Huawei’s sales of solar equipment in the US threaten the entire American electricity grid, members of Congress have warned, in the latest rift between US politicians and the Chinese company.
Both Democrats and Republicans have said that Huawei solar equipment could be hacked to allow a third party to slow or even interrupt US electricity supplies.
Their warnings come just six weeks after Canadian officials arrested Meng Wanzhou, Huawei’s chief financial officer and daughter of founder Ren Zhengfei, in Vancouver on US charges of breaking sanctions against Iran. The move has exacerbated trade tensions between Beijing and Washington.
Tom Marino, a Democratic representative from Pennsylvania, wrote to Rick Perry, US energy secretary, saying he was “concerned that the company’s entrance into large-scale and residential solar markets may pose a threat to our nation’s infrastructure”.
Bob Latta, a Republican member of the House committee on energy and commerce, said: “Ensuring our energy infrastructure is safe, secure, and resilient is an issue of critical importance. With documented efforts by state actors to hack our energy infrastructure, it’s essential that we are more vigilant than ever about the technology we use.”
Jerry McNerney, a Democratic representative from California, said: “If we are using equipment that is made by less than trustworthy suppliers, we are setting ourselves up. US intelligence agencies have warned American businesses that Huawei is not to be trusted, so we need to take that seriously.”
Mr McNerney called on the Trump administration to compel Huawei to reveal exactly what is in the solar equipment it sells in the US.
Their move further increases the heat on Huawei, which has long been viewed with suspicion by US policymakers. Members of Congress and officials within the Trump administration have expressed concern that the company’s technology could be used by the Chinese government for spying or cyber attacks.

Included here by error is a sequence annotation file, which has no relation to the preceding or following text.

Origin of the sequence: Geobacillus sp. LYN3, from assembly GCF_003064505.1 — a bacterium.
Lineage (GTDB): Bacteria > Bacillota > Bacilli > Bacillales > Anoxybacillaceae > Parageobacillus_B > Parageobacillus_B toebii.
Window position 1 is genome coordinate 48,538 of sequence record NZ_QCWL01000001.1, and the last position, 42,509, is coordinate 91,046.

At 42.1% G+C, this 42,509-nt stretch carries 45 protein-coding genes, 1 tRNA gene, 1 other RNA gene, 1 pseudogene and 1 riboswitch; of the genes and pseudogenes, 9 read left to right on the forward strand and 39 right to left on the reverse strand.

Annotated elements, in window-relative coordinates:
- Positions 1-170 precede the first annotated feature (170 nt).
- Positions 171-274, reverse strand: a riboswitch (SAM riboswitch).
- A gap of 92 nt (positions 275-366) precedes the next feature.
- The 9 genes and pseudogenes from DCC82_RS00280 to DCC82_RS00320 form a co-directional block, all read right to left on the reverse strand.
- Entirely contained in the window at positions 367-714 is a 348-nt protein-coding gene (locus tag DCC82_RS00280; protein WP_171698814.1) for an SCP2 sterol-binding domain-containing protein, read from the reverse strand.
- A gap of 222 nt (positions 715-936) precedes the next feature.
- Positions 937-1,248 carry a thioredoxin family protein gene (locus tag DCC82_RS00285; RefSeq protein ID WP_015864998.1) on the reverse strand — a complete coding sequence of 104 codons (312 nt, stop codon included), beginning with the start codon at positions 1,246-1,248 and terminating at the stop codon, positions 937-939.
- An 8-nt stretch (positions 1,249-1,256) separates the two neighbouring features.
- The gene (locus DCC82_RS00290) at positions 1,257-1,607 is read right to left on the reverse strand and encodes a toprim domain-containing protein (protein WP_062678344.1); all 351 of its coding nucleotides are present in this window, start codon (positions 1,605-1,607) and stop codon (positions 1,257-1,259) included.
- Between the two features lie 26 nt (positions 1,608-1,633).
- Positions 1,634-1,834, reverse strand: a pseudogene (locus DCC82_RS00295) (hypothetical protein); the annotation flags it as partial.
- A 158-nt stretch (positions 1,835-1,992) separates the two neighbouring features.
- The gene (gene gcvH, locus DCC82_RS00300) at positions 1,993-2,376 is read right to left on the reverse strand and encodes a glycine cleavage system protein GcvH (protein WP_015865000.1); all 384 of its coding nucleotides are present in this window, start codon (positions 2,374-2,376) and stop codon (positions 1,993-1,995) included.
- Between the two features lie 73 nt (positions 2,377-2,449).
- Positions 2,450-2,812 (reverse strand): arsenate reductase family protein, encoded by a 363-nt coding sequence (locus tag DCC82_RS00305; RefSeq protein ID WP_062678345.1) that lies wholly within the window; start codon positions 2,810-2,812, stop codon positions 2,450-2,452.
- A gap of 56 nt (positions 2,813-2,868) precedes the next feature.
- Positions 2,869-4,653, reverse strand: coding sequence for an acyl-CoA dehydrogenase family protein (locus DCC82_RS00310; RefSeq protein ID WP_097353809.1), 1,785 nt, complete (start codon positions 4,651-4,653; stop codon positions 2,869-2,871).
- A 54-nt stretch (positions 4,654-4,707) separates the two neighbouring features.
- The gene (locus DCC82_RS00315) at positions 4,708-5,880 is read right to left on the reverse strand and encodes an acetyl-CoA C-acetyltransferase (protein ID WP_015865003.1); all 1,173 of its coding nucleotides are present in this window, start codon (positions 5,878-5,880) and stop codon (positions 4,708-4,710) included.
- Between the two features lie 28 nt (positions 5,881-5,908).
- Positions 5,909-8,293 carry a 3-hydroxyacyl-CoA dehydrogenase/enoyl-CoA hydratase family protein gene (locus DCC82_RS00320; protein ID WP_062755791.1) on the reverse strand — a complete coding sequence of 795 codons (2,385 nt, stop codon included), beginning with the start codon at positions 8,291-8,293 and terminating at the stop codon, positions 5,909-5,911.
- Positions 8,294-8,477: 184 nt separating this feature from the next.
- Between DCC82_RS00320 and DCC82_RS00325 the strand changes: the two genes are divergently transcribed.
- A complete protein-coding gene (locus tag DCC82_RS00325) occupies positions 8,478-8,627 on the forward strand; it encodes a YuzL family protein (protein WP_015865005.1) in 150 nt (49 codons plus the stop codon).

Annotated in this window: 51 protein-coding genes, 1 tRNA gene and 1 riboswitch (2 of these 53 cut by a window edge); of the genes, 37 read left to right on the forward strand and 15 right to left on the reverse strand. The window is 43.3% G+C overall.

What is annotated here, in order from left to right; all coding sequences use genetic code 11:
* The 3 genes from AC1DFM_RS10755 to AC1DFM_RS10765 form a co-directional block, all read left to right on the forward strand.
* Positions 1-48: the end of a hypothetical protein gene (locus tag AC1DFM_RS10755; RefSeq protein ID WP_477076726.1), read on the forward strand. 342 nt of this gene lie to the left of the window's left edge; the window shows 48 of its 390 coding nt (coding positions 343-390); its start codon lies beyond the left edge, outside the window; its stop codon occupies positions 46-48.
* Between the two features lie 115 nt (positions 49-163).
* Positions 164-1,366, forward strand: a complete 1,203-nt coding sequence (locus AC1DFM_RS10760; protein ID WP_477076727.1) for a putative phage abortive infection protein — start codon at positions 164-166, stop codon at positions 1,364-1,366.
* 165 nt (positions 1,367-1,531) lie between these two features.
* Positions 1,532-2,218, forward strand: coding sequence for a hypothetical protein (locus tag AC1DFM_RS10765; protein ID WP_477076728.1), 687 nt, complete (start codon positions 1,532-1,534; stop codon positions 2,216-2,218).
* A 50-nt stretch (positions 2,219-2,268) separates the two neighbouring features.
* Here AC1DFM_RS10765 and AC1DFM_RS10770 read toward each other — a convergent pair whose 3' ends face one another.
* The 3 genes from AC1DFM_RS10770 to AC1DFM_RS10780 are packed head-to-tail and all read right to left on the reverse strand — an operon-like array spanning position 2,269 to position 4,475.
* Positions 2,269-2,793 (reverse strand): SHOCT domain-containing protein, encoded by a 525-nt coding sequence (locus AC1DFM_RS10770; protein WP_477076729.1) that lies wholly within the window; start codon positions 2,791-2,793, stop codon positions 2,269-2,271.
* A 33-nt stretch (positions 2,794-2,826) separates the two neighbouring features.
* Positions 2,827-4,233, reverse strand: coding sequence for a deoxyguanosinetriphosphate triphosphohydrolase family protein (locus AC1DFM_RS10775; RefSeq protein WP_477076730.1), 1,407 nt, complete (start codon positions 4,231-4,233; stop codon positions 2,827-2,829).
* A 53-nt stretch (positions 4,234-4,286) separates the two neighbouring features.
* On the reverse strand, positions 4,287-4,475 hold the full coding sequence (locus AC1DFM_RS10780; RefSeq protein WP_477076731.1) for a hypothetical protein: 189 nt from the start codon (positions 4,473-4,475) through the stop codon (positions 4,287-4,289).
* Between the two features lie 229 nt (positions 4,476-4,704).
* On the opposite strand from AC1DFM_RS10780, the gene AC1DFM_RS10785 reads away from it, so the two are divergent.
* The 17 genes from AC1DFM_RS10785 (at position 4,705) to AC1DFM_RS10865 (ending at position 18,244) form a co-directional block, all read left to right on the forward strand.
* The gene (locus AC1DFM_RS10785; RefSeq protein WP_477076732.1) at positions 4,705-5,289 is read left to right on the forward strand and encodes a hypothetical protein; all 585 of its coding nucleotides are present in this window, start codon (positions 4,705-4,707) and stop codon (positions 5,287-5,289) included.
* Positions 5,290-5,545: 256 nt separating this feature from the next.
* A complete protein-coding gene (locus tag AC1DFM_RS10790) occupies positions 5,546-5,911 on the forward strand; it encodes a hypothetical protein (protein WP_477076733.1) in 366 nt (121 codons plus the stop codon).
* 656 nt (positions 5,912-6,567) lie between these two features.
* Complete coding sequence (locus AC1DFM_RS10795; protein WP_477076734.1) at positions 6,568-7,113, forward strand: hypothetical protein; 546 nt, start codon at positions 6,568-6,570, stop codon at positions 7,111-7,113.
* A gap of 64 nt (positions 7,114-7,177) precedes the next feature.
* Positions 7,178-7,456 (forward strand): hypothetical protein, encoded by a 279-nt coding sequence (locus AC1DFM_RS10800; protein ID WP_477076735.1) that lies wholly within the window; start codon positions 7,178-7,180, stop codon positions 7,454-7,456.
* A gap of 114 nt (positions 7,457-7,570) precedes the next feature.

US officials have been lobbying allies in recent months to restrict Huawei’s sales of equipment for high-speed 5G telecoms networks, while prosecutors pursue their legal case against Ms Meng.
On Wednesday a bipartisan group of members of Congress launched a bill that would ban sales of US equipment to Chinese companies that violate US sanctions. Analysts say that if such a ban were to apply to Huawei, it could cripple the company’s global business.
Also on Wednesday, the Wall Street Journal reported that federal prosecutors were pursuing a criminal investigation of Huawei for allegedly stealing trade secrets from its US business partners including T-Mobile. Huawei said it would “not comment on such reports”, adding that the company had settled its dispute with T-Mobile.
Earlier this week, Mr Ren, Huawei’s founder and president, issued a rare public statement denying his company had ever spied for China.
But these denials have not allayed the fears of members of Congress, who warn that the company poses a risk not just in the telecoms market but also with its sales of electrical equipment.
Huawei sells inverters, which help move the electricity produced by solar panels on to the grid. It currently accounts for about 20 per cent of all inverters sold in the US for small-scale commercial use, according to analysts.
The inverters also provide information to third parties about the amount of electricity passing through them, which has raised concerns that they can be accessed by those third parties and even shut down.
The company said there had been no vulnerabilities proven in their technology, but were willing to work with policymakers to carry out tests if requested.
Andy Purdy, chief security officer at Huawei Technologies USA, said: “There is no evidence, and I have never heard any specific allegation that there is any greater vulnerability in our products than anybody else’s.”
Bates Marshall, the general manager of the company’s US solar business, said: “Everything we do in the US is in accordance with cyber security rules.”
The US energy department did not respond to a request for comment.